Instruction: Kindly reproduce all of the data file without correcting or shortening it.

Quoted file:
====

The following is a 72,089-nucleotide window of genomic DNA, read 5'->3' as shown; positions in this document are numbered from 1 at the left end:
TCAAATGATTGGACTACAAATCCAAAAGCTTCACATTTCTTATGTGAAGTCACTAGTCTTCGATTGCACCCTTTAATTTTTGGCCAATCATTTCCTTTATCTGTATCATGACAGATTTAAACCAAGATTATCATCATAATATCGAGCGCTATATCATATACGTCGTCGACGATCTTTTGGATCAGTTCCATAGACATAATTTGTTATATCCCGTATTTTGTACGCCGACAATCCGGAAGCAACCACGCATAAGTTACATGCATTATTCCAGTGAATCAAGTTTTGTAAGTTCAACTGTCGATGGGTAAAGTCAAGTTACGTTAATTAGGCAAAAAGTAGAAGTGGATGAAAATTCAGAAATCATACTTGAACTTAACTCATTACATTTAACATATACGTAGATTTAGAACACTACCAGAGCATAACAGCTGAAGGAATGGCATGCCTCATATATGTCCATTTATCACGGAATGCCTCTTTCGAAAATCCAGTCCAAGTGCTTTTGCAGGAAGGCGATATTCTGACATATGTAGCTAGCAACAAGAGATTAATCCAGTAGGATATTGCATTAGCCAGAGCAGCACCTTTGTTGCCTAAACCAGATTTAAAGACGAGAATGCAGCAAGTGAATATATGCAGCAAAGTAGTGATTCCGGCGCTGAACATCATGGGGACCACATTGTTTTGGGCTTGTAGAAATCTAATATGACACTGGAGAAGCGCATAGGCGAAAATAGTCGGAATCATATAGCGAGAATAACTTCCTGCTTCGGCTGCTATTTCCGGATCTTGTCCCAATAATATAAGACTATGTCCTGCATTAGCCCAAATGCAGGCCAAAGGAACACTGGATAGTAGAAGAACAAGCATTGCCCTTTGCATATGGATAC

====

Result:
The following is a 72,089-nucleotide window of genomic DNA, read 5'->3' as shown; positions in this document are numbered from 1 at the left end:
TCAAATGATTGGACTACAAATCCAAAAGCTTCACATTTCTTATGTGAAGTCACTAGTCTTCGATTGCACCCTTTAATTTTTGGCCAATCATTTCCTTTATCTGTATCATGACAGATTTAAACCAAGATTATCATCATAATATCGAGCGCTATATCATATACGTCGTCGACGATCTTTTGGATCAGTTCCATAGACATAATTTGTTATATCCCGTATTTTGTACGCCGACAATCCGGAAGCAACCACGCATAAGTTACATGCATTATTCCAGTGAATCAAGTTTTGTAAGTTCAACTGTCGATGGGTAAAGTCAAGTTACGTTAATTAGGCAAAAAGTAGAAGTGGATGAAAATTCAGAAATCATACTTGAACTTAACTCATTACATTTAACATATACGTAGATTTAGAACACTACCAGAGCATAACAGCTGAAGGAATGGCATGCCTCATATATGTCCATTTATCACGGAATGCCTCTTTCGAAAATCCAGTCCAAGTGCTTTTGCAGGAAGGCGATATTCTGACATATGTAGCTAGCAACAAGAGATTAATCCAGTAGGATATTGCATTAGCCAGAGCAGCACCTTTGTTGCCTAAACCAGATTTAAAGACGAGAATGCAGCAAGTGAATATATGCAGCAAAGTAGTGATTCCGGCGCTGAACATCATGGGGACCACATTGTTTTGGGCTTGTAGAAATCTAATATGACACTGGAGAAGCGCATAGGCGAAAATAGTCGGAATCATATAGCGAGAATAACTTCCTGCTTCGGCTGCTATTTCCGGATCTTGTCCCAATAATATAAGACTATGTCCTGCATTAGCCCAAATGCAGGCCAAAGGAACACTGGATAGTAGAAGAACAAGCATTGCCCTTTGCATATGGATAC